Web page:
Here are the outcomes of my Kate Slate for yesterday’s November 6, 2012 Election.
If the results varied from my slate, I’ve
struck out my votes and included the actual outcome in italics.
President and Vice President – Barack Obama and Joseph Biden
United States Senator – Dianne Feinstein
United States Representative D12 – Nancy Pelosi
State Senator D11- Mark Leno
State Assemby D17 – Tom Ammiano
Board of Education – Rachel Norton,
Gladys Soto, Matt Haney, Sandra Lee Fewer, Jill Wynns
Community College Board – Steve Ngo, Rafael Mandelman, Chris Jackson,
Amy Bacharach, Natalie Berg
BART Director D7 –
Margaret Gordon As of 2012-11-13: Mallett
BART Director D9 – Tom Radulovich
Prop 30 – Taxes for Education – YES YES YES
Prop 31 – Two year state budget – NO
Prop 32 – Political Contributions by Payroll Deduction – NO
Prop 33 – Auto Insurance and Drivers’ History – No (again)
Prop 34 – Ends the Death Penalty –
Prop 35 – Human Trafficking Penalties –
Prop 36 – Amends the Three Strikes Law – YES
Prop 37 – Labeling Genetically Modified Foods –
YES YES YES No
Prop 38 – Taxes for Education Version 2 – (blank) No
Prop 39 – Tax Treatments for Multistate Businesses – YES
Prop 40 – New State Senate Districts – YES (again)
Prop A – City College Funding – YES YES YES
Prop B – SF Clean and Safe Neighborhood Parks Bond – yes
Prop C – Housing Trust Fund for Affordable Housing – yes
Prop D – Consolidate Elections – YES
Prop E – Create Gross Receipts Tax – YES
Prop F – A Two-Phase Plan to Evaluate Draining Hetch Hetchy –
eh, ok? No
Prop G – Policy Statement: Corporations are not People – eh, ok…
District 1 Supervisor – Eric Mar
District 3 Supervisor – David Chiu
District 5 Supervisor –
Olague, Rizzo London Breed
District 7 Supervisor – As of 2012-11-13: Norman Yee
District 9 Supervisor – David Campos
District 11 Supervisor – John Avalos
I have also been following a few other important races around the country:
Most historically, Tammy Baldwin of Wisconsin became our first openly gay Senator, and Wisconsin’s first female Senator. It will be great to have her progressive voice in the Senate. Also another huge win was Elizabeth Warren, who has been fighting the good fight for financial regulation for the 99%. Both these ladies are an inspiration and I wish them all the best.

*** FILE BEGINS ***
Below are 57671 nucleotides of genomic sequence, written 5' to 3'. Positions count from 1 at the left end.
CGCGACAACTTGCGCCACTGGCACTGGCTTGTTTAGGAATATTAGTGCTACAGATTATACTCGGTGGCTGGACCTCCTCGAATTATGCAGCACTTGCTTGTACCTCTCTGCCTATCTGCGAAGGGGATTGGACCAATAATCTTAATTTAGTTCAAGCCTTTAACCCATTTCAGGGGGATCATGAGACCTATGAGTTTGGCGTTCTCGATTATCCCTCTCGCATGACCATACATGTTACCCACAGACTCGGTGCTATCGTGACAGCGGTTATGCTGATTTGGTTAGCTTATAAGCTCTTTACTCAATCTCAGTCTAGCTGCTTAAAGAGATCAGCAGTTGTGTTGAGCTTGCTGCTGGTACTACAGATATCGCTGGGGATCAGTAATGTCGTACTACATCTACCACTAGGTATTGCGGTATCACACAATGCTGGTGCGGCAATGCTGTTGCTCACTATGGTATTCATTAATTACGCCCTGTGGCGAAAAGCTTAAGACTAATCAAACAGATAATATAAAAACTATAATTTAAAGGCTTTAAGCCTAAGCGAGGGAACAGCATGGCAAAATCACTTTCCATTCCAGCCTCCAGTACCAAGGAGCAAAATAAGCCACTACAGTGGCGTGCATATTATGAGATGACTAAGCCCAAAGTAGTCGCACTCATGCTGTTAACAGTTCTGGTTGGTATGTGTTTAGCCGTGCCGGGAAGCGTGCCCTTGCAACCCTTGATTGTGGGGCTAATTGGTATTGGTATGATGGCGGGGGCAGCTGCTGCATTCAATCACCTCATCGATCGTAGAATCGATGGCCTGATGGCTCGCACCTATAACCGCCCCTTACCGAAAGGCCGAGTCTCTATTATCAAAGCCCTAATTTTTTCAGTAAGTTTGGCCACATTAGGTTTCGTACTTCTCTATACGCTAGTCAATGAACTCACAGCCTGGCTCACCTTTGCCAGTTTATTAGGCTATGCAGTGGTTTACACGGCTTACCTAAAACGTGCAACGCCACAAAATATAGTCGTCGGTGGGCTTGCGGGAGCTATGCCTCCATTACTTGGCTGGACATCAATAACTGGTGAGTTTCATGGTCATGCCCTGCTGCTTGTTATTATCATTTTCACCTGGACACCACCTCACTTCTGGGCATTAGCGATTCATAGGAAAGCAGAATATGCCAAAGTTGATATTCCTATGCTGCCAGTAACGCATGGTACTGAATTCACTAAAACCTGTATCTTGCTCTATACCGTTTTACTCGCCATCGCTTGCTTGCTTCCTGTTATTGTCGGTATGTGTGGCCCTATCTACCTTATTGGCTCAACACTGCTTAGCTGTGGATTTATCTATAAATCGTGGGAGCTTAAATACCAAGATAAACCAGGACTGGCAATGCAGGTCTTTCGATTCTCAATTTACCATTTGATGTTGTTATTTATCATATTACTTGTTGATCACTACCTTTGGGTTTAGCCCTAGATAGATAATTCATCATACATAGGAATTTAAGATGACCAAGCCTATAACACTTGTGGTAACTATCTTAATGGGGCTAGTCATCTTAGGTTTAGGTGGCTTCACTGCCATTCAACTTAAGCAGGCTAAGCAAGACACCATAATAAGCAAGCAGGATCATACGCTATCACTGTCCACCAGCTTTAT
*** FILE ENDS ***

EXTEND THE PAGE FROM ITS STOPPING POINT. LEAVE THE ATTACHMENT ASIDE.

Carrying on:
There were more wins for women last night. Claire McCaskill shut out Todd Akin in Missouri, the man who said pregnancy does not result from “legitimate rape,” (of course relating it to his stance against abortion in the case of rape). And, in Indiana, Joe Donnelly wiped out Richard Mourdock who shares Akin’s stance on abortion and said recently that pregnancy resulting in rape was what “god intended” (oh and he also justified the gender pay gap–what a doll). I am happy to report that Rick Berg, who wants to charge any woman who gets an abortion with homicide (including when her life is in danger, and in cases of rape and incest), was defeated by Heidi Heitkamp in North Dakota.
I hope in my lifetime, my body won’t be a part of the political landscape, and I won’t have to talk about rape and pregnancy and abortion in political discourse. In the mean time, I am glad we can pick off some of the nut jobs who think I’m a lesser human because I was born with lady parts. In total, there are now 19 female Senators, more than ever in history! Let’s take the Presidency next.
On the civil rights front, Washington, Maine and Maryland have
both all legalized same-sex marriage. Minnesotans also rejected a measure for a constitutional amendment defining marriage as between a woman and a man. It was a good day for civil rights; now the rest of the country.
Legalizing marijuana for recreational use was passed both in Colorado and Washington, though it failed in Oregon; Arkansas rejected medical marijuana. It will be interesting to see how the Federal law versus states’ rights plays out on this issue in the coming years.
I am still waiting for the outcome of Bera versus Lungren for the House of Representatives. Looks tight, with less than 200 votes separating the two, and Lungren not conceding. (Some news sources have called it for Bera, but I can’t confirm it.) Lungren is anti-choice, even in cases of rape and incest; Bera smartly made the final stretch of the campaign about women’s health.
Finally, in Montana, parental notification was approved for those under 16 seeking abortion in most cases, in Florida taxpayers voted against restricting state funding for abortions, and in Massachusetts voters defeated an initiative to allow assisted suicide.
Overall, I am disappointed that Californians didn’t repeal the death penalty (voters: we have blood on our hands today). We also got bought by Monsanto and DuPont, giving up our own consumers’ right to know. Even so, it was an historic day for women in politics. Thanks, ladies for voting and turning out the vote.
I’ll do my best to update this page as the final results become available.
Thanks again for voting!